When they heard this, they were enraged and wanted to kill them. But a Pharisee in the council named Gamaliel, a teacher of the law, respected by all the people, stood up and ordered the men to be put outside for a short time. Then he said to them, “Fellow Israelites, consider carefully what you propose to do to these men. For some time ago Theudas rose up, claiming to be somebody, and a number of men, about four hundred, joined him; but he was killed, and all who followed him were dispersed and disappeared. After him Judas the Galilean rose up at the time of the census and got people to follow him; he also perished, and all who followed him were scattered. So in the present case, I tell you, keep away from these men and let them alone; because if this plan or this undertaking is of human origin, it will fail; but if it is of God, you will not be able to overthrow them—in that case you may even be found fighting against God!”
They were convinced by him, and when they had called in the apostles, they had them flogged. Then they ordered them not to speak in the name of Jesus, and let them go. As they left the council, they rejoiced that they were considered worthy to suffer dishonor for the sake of the name. And every day in the temple and at home they did not cease to teach and proclaim Jesus as the Messiah.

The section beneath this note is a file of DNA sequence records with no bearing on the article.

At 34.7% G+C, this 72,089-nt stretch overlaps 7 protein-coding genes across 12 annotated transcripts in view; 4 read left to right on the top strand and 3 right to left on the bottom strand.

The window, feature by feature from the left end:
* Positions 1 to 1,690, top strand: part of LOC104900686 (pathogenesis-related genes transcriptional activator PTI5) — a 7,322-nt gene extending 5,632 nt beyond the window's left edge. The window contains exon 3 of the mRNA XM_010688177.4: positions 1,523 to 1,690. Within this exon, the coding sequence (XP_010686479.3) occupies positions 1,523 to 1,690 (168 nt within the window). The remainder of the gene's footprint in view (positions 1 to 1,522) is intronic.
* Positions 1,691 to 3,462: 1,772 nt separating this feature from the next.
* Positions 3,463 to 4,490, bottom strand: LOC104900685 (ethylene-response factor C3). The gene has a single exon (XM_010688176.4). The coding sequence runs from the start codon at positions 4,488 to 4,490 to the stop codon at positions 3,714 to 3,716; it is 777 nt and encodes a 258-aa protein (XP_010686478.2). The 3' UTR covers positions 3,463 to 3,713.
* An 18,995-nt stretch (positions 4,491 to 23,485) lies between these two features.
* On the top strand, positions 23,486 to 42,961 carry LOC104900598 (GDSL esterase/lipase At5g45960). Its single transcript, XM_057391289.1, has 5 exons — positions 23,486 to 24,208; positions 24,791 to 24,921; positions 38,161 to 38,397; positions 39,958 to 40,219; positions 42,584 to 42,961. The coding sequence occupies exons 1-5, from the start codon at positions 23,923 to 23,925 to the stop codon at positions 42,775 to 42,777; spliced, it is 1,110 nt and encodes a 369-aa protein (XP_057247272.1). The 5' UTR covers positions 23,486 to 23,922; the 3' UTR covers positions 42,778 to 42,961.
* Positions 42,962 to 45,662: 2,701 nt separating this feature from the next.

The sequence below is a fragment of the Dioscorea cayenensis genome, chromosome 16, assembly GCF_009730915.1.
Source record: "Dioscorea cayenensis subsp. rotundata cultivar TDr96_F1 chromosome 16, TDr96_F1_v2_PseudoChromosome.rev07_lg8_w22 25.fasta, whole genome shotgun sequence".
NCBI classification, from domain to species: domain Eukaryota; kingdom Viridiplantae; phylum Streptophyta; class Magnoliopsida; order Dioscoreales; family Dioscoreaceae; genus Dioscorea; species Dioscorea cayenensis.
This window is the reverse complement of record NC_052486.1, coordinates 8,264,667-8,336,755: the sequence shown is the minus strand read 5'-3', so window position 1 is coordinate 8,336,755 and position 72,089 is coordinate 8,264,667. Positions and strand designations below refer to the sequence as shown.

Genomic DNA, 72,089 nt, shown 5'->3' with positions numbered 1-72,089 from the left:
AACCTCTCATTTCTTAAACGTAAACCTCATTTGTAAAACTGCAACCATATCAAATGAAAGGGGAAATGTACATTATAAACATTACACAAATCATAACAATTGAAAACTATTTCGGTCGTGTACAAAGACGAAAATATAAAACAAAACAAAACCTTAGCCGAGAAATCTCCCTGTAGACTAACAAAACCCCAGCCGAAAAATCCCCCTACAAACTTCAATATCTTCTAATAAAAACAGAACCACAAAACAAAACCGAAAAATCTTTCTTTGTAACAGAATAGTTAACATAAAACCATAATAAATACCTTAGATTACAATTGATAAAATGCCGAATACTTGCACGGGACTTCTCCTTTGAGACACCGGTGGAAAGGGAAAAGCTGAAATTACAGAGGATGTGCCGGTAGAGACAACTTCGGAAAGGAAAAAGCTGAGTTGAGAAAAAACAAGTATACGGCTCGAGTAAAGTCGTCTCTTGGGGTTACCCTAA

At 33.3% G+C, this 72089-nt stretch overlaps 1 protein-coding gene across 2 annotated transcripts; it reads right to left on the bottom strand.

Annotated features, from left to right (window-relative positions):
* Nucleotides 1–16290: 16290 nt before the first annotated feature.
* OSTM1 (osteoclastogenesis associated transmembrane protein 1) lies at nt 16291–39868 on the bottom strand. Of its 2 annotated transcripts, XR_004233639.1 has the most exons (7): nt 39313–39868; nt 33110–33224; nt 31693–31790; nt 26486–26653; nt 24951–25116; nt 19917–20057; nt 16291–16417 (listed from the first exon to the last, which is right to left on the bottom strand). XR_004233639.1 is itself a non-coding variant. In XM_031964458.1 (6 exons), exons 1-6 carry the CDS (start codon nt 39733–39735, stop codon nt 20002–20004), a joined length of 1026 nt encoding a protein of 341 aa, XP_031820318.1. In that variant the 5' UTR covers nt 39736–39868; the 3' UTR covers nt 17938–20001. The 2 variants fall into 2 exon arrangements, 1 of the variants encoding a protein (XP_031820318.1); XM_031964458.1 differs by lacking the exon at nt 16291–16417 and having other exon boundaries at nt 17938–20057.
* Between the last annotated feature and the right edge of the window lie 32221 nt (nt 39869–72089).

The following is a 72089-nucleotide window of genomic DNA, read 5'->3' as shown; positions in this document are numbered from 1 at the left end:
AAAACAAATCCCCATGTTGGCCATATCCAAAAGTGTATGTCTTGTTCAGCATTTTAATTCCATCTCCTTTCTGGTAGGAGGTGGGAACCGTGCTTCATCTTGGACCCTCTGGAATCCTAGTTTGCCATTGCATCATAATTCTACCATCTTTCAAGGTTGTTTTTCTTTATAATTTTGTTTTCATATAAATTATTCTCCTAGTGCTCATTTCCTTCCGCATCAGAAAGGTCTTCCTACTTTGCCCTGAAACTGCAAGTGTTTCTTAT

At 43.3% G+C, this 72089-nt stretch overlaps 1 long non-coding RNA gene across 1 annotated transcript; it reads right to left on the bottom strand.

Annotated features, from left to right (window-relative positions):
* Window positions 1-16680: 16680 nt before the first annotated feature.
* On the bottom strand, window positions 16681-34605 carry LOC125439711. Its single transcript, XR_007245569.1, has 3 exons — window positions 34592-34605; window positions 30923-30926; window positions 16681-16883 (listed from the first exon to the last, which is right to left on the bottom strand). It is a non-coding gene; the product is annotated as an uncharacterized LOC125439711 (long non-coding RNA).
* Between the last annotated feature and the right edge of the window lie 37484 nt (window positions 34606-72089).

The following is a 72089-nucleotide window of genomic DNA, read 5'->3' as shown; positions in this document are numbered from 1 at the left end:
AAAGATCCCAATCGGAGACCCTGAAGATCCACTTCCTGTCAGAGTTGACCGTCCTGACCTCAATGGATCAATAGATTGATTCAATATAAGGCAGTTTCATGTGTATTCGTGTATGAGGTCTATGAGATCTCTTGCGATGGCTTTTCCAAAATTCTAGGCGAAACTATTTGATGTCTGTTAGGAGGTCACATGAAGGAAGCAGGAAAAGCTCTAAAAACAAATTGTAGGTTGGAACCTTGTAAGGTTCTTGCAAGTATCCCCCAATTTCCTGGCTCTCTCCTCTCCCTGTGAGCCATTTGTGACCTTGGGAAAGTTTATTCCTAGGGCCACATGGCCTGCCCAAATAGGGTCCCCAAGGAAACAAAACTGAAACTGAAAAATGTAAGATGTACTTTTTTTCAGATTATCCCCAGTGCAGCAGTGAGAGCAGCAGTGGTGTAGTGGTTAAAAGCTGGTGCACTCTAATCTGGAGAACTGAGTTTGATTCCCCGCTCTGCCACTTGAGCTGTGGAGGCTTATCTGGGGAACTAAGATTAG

Now during those days, when the disciples were increasing in number, the Hellenists complained against the Hebrews because their widows were being neglected in the daily distribution of food. And the twelve called together the whole community of the disciples and said, “It is not right that we should neglect the word of God in order to wait on tables. Therefore, friends, select from among yourselves seven men of good standing, full of the Spirit and of wisdom, whom we may appoint to this task, while we, for our part, will devote ourselves to prayer and to serving the word.” What they said pleased the whole community, and they chose Stephen, a man full of faith and the Holy Spirit, together with Phillip, Prochorus, Nicanor, Timon, Parmenas, and Nicolaus, a proselyte of Antioch. They had these men stand before the apostles, who prayed and laid their hands on them.
The word of God continued to spread; the number of the disciples increased greatly in Jerusalem, and great many of the priests became obedient to the faith. (Acts 5:31-6:7)


In the beginning was the Word, and the Word was with God, and the Word was God. He was in the beginning with God. All things came into being through him, and without him not one thing came into being. What has come into being in him was life, and the life was the light of all people. The light shines in the darkness, and the darkness did not overcome it.